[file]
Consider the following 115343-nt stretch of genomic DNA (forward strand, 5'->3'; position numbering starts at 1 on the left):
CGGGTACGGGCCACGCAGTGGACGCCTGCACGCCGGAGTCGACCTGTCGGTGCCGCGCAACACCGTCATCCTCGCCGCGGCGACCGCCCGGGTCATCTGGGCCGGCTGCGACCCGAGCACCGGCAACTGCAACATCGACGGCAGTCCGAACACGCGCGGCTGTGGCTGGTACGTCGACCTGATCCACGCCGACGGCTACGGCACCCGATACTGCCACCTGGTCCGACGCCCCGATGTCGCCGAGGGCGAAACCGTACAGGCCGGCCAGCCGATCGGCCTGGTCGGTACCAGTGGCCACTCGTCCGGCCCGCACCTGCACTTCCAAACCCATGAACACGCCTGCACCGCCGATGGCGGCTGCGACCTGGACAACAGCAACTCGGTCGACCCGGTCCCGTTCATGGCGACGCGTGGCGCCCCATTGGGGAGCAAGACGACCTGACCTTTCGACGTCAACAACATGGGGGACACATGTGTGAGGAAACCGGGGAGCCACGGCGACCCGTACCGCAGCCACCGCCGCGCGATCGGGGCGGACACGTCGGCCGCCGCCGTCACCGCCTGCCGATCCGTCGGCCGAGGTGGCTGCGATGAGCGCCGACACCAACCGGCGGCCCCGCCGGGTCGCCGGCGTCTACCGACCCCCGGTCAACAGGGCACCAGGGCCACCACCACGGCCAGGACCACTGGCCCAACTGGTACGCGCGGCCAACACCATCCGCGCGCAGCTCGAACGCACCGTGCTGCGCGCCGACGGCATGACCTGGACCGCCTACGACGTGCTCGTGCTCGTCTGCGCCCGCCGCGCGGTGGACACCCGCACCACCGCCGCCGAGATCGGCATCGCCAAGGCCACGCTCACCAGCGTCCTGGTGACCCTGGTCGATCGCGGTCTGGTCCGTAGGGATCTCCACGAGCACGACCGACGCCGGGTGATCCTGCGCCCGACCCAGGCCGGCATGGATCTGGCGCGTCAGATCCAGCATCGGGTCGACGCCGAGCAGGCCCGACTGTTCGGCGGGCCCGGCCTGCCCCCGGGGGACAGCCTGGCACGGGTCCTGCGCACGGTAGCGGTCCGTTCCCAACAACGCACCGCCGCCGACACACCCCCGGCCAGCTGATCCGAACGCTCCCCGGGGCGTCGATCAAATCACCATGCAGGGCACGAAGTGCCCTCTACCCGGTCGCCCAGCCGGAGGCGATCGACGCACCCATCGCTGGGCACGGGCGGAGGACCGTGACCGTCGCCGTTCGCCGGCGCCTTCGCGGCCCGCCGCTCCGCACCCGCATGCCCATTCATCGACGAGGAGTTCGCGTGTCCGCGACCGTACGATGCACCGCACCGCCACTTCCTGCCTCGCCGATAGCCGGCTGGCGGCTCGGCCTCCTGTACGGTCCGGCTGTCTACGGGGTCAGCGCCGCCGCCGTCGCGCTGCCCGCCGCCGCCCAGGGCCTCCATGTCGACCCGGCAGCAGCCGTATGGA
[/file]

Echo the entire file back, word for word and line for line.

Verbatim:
Consider the following 115343-nt stretch of genomic DNA (forward strand, 5'->3'; position numbering starts at 1 on the left):
CGGGTACGGGCCACGCAGTGGACGCCTGCACGCCGGAGTCGACCTGTCGGTGCCGCGCAACACCGTCATCCTCGCCGCGGCGACCGCCCGGGTCATCTGGGCCGGCTGCGACCCGAGCACCGGCAACTGCAACATCGACGGCAGTCCGAACACGCGCGGCTGTGGCTGGTACGTCGACCTGATCCACGCCGACGGCTACGGCACCCGATACTGCCACCTGGTCCGACGCCCCGATGTCGCCGAGGGCGAAACCGTACAGGCCGGCCAGCCGATCGGCCTGGTCGGTACCAGTGGCCACTCGTCCGGCCCGCACCTGCACTTCCAAACCCATGAACACGCCTGCACCGCCGATGGCGGCTGCGACCTGGACAACAGCAACTCGGTCGACCCGGTCCCGTTCATGGCGACGCGTGGCGCCCCATTGGGGAGCAAGACGACCTGACCTTTCGACGTCAACAACATGGGGGACACATGTGTGAGGAAACCGGGGAGCCACGGCGACCCGTACCGCAGCCACCGCCGCGCGATCGGGGCGGACACGTCGGCCGCCGCCGTCACCGCCTGCCGATCCGTCGGCCGAGGTGGCTGCGATGAGCGCCGACACCAACCGGCGGCCCCGCCGGGTCGCCGGCGTCTACCGACCCCCGGTCAACAGGGCACCAGGGCCACCACCACGGCCAGGACCACTGGCCCAACTGGTACGCGCGGCCAACACCATCCGCGCGCAGCTCGAACGCACCGTGCTGCGCGCCGACGGCATGACCTGGACCGCCTACGACGTGCTCGTGCTCGTCTGCGCCCGCCGCGCGGTGGACACCCGCACCACCGCCGCCGAGATCGGCATCGCCAAGGCCACGCTCACCAGCGTCCTGGTGACCCTGGTCGATCGCGGTCTGGTCCGTAGGGATCTCCACGAGCACGACCGACGCCGGGTGATCCTGCGCCCGACCCAGGCCGGCATGGATCTGGCGCGTCAGATCCAGCATCGGGTCGACGCCGAGCAGGCCCGACTGTTCGGCGGGCCCGGCCTGCCCCCGGGGGACAGCCTGGCACGGGTCCTGCGCACGGTAGCGGTCCGTTCCCAACAACGCACCGCCGCCGACACACCCCCGGCCAGCTGATCCGAACGCTCCCCGGGGCGTCGATCAAATCACCATGCAGGGCACGAAGTGCCCTCTACCCGGTCGCCCAGCCGGAGGCGATCGACGCACCCATCGCTGGGCACGGGCGGAGGACCGTGACCGTCGCCGTTCGCCGGCGCCTTCGCGGCCCGCCGCTCCGCACCCGCATGCCCATTCATCGACGAGGAGTTCGCGTGTCCGCGACCGTACGATGCACCGCACCGCCACTTCCTGCCTCGCCGATAGCCGGCTGGCGGCTCGGCCTCCTGTACGGTCCGGCTGTCTACGGGGTCAGCGCCGCCGCCGTCGCGCTGCCCGCCGCCGCCCAGGGCCTCCATGTCGACCCGGCAGCAGCCGTATGGA